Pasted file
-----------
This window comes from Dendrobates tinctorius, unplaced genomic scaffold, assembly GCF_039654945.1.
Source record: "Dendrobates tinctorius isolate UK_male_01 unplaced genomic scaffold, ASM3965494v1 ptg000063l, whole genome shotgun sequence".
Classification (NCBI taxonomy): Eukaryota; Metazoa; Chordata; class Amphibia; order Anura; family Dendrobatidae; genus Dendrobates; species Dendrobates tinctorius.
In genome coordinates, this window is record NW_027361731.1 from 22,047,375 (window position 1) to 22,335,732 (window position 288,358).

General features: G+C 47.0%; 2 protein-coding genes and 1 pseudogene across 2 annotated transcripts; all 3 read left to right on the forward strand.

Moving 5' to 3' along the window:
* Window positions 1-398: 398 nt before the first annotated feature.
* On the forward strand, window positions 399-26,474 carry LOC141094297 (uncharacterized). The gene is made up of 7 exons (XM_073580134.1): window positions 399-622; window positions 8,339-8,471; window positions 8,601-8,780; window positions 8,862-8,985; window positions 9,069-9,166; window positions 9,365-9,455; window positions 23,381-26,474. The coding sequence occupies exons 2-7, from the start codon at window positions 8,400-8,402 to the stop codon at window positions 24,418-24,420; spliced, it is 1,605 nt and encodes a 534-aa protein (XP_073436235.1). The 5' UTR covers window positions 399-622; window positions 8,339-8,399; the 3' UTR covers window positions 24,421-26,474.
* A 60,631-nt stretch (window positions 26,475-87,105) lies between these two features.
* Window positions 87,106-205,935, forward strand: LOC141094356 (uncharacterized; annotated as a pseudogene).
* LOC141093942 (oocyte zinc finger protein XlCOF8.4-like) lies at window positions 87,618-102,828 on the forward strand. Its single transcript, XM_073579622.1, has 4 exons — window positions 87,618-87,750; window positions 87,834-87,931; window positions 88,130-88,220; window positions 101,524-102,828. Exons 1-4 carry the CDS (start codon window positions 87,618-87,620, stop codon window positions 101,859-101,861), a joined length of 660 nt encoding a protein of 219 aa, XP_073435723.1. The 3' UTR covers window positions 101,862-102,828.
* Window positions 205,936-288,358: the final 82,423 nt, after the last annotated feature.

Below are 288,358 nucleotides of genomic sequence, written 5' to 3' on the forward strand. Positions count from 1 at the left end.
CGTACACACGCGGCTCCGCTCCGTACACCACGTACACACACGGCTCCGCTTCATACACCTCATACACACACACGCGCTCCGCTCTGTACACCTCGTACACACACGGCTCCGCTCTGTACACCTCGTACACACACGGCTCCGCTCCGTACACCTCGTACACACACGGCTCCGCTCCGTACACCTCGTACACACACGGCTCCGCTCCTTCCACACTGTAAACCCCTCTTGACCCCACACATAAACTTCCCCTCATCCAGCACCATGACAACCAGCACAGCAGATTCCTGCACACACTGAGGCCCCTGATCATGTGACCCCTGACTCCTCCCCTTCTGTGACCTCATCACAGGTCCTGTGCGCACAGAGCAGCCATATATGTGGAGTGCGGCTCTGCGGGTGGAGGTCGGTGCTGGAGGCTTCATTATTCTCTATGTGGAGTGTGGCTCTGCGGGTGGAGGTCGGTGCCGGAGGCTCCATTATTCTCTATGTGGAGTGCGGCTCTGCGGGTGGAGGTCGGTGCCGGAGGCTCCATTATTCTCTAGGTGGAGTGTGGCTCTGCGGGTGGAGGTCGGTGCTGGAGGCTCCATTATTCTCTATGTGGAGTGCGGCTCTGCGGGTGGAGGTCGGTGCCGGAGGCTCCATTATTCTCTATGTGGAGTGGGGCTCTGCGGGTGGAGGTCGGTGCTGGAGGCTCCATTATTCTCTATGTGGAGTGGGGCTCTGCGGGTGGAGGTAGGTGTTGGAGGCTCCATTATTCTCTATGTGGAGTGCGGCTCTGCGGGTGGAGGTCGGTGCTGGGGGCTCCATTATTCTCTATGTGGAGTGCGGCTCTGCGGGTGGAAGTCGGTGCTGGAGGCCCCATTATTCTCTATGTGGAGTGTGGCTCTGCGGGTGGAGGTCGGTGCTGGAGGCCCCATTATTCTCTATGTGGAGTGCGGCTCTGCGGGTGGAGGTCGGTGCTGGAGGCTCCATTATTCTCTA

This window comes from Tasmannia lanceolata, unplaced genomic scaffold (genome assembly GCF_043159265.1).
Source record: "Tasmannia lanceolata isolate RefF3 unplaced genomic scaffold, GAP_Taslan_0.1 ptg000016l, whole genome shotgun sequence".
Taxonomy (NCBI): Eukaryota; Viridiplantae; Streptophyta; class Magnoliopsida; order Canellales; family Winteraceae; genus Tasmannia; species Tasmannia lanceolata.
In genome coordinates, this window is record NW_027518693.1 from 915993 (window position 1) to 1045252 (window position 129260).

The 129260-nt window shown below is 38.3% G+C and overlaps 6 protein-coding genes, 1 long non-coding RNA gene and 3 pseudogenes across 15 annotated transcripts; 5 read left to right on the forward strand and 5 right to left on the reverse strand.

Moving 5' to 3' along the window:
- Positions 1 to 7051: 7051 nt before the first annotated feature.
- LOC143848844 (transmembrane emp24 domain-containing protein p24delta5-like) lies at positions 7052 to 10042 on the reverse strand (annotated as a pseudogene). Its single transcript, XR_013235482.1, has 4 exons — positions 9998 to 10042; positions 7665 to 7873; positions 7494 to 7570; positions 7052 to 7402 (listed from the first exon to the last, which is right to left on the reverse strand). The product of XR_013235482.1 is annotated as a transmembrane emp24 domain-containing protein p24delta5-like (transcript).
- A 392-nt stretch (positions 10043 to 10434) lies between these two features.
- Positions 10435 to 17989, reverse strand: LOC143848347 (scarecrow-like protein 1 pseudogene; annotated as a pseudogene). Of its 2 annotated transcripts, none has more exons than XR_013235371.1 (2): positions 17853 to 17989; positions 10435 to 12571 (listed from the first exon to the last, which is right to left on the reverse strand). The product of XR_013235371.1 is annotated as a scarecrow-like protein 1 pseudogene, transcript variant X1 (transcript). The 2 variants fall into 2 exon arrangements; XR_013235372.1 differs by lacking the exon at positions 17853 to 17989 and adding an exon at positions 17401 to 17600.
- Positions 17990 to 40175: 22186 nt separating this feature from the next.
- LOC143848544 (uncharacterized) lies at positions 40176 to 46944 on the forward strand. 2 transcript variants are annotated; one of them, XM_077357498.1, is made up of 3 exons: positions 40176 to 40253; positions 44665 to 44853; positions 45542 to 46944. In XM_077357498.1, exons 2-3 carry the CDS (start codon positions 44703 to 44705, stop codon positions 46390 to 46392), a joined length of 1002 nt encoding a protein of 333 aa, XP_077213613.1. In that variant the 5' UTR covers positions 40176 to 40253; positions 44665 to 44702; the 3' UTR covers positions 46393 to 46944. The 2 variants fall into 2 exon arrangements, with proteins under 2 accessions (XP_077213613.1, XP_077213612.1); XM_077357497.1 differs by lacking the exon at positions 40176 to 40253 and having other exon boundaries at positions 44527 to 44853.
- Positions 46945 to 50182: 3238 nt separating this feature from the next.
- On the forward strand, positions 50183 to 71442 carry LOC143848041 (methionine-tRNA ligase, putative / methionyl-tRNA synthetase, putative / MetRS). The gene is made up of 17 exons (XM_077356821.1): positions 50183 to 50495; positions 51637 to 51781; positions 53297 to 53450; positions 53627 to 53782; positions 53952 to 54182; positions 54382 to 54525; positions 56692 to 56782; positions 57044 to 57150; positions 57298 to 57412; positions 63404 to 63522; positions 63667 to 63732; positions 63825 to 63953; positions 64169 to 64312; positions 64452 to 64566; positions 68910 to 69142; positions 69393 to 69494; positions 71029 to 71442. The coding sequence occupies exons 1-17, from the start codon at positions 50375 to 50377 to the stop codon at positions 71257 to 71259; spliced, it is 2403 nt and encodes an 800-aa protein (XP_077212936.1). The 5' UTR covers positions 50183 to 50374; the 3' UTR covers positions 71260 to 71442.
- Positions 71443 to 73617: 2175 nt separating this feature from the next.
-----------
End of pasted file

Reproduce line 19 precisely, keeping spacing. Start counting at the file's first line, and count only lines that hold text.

The 129260-nt window shown below is 38.3% G+C and overlaps 6 protein-coding genes, 1 long non-coding RNA gene and 3 pseudogenes across 15 annotated transcripts; 5 read left to right on the forward strand and 5 right to left on the reverse strand.